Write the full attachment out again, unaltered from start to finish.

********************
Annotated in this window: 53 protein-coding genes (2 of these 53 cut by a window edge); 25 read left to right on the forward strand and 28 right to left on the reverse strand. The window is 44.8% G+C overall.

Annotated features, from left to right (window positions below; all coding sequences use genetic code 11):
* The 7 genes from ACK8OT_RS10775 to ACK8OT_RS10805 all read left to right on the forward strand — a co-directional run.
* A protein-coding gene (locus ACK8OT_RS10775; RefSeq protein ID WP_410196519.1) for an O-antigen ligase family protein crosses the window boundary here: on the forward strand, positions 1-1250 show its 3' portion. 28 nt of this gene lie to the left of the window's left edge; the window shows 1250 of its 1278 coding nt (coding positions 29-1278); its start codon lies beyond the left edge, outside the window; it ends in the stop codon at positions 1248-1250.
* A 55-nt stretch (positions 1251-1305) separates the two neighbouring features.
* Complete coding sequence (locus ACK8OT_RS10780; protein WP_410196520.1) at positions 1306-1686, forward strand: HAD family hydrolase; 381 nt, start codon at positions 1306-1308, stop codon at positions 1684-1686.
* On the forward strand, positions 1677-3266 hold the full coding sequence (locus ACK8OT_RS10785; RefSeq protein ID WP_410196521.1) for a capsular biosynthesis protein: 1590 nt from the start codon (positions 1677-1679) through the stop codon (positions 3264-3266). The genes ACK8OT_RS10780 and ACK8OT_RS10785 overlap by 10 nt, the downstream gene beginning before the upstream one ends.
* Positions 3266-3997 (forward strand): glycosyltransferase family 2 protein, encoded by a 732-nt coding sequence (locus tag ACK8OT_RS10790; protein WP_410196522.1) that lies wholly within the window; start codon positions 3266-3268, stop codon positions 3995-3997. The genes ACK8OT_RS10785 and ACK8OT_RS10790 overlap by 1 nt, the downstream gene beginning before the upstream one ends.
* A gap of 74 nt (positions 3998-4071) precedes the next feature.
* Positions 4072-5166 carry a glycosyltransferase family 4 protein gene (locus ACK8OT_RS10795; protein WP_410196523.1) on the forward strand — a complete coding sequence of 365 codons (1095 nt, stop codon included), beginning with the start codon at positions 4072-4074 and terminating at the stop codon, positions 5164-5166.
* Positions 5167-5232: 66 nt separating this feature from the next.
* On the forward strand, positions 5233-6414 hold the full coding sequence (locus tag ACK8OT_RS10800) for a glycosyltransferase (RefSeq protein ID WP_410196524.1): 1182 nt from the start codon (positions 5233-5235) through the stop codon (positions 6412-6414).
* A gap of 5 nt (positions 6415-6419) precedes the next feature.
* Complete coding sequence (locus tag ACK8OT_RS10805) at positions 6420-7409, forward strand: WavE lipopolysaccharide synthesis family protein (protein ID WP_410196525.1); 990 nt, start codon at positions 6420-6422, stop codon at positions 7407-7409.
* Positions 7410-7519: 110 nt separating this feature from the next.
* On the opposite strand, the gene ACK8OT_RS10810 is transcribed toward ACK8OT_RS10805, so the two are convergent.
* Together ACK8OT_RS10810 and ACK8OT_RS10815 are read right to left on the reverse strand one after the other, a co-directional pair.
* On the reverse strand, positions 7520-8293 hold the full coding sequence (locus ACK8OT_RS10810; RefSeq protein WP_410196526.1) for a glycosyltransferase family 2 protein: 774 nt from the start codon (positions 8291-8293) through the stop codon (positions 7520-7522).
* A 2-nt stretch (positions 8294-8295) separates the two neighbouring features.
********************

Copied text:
Annotated in this window: 53 protein-coding genes (2 of these 53 cut by a window edge); 25 read left to right on the forward strand and 28 right to left on the reverse strand. The window is 44.8% G+C overall.

Annotated features, from left to right (window positions below; all coding sequences use genetic code 11):
* The 7 genes from ACK8OT_RS10775 to ACK8OT_RS10805 all read left to right on the forward strand — a co-directional run.
* A protein-coding gene (locus ACK8OT_RS10775; RefSeq protein ID WP_410196519.1) for an O-antigen ligase family protein crosses the window boundary here: on the forward strand, positions 1-1250 show its 3' portion. 28 nt of this gene lie to the left of the window's left edge; the window shows 1250 of its 1278 coding nt (coding positions 29-1278); its start codon lies beyond the left edge, outside the window; it ends in the stop codon at positions 1248-1250.
* A 55-nt stretch (positions 1251-1305) separates the two neighbouring features.
* Complete coding sequence (locus ACK8OT_RS10780; protein WP_410196520.1) at positions 1306-1686, forward strand: HAD family hydrolase; 381 nt, start codon at positions 1306-1308, stop codon at positions 1684-1686.
* On the forward strand, positions 1677-3266 hold the full coding sequence (locus ACK8OT_RS10785; RefSeq protein ID WP_410196521.1) for a capsular biosynthesis protein: 1590 nt from the start codon (positions 1677-1679) through the stop codon (positions 3264-3266). The genes ACK8OT_RS10780 and ACK8OT_RS10785 overlap by 10 nt, the downstream gene beginning before the upstream one ends.
* Positions 3266-3997 (forward strand): glycosyltransferase family 2 protein, encoded by a 732-nt coding sequence (locus tag ACK8OT_RS10790; protein WP_410196522.1) that lies wholly within the window; start codon positions 3266-3268, stop codon positions 3995-3997. The genes ACK8OT_RS10785 and ACK8OT_RS10790 overlap by 1 nt, the downstream gene beginning before the upstream one ends.
* A gap of 74 nt (positions 3998-4071) precedes the next feature.
* Positions 4072-5166 carry a glycosyltransferase family 4 protein gene (locus ACK8OT_RS10795; protein WP_410196523.1) on the forward strand — a complete coding sequence of 365 codons (1095 nt, stop codon included), beginning with the start codon at positions 4072-4074 and terminating at the stop codon, positions 5164-5166.
* Positions 5167-5232: 66 nt separating this feature from the next.
* On the forward strand, positions 5233-6414 hold the full coding sequence (locus tag ACK8OT_RS10800) for a glycosyltransferase (RefSeq protein ID WP_410196524.1): 1182 nt from the start codon (positions 5233-5235) through the stop codon (positions 6412-6414).
* A gap of 5 nt (positions 6415-6419) precedes the next feature.
* Complete coding sequence (locus tag ACK8OT_RS10805) at positions 6420-7409, forward strand: WavE lipopolysaccharide synthesis family protein (protein ID WP_410196525.1); 990 nt, start codon at positions 6420-6422, stop codon at positions 7407-7409.
* Positions 7410-7519: 110 nt separating this feature from the next.
* On the opposite strand, the gene ACK8OT_RS10810 is transcribed toward ACK8OT_RS10805, so the two are convergent.
* Together ACK8OT_RS10810 and ACK8OT_RS10815 are read right to left on the reverse strand one after the other, a co-directional pair.
* On the reverse strand, positions 7520-8293 hold the full coding sequence (locus ACK8OT_RS10810; RefSeq protein WP_410196526.1) for a glycosyltransferase family 2 protein: 774 nt from the start codon (positions 8291-8293) through the stop codon (positions 7520-7522).
* A 2-nt stretch (positions 8294-8295) separates the two neighbouring features.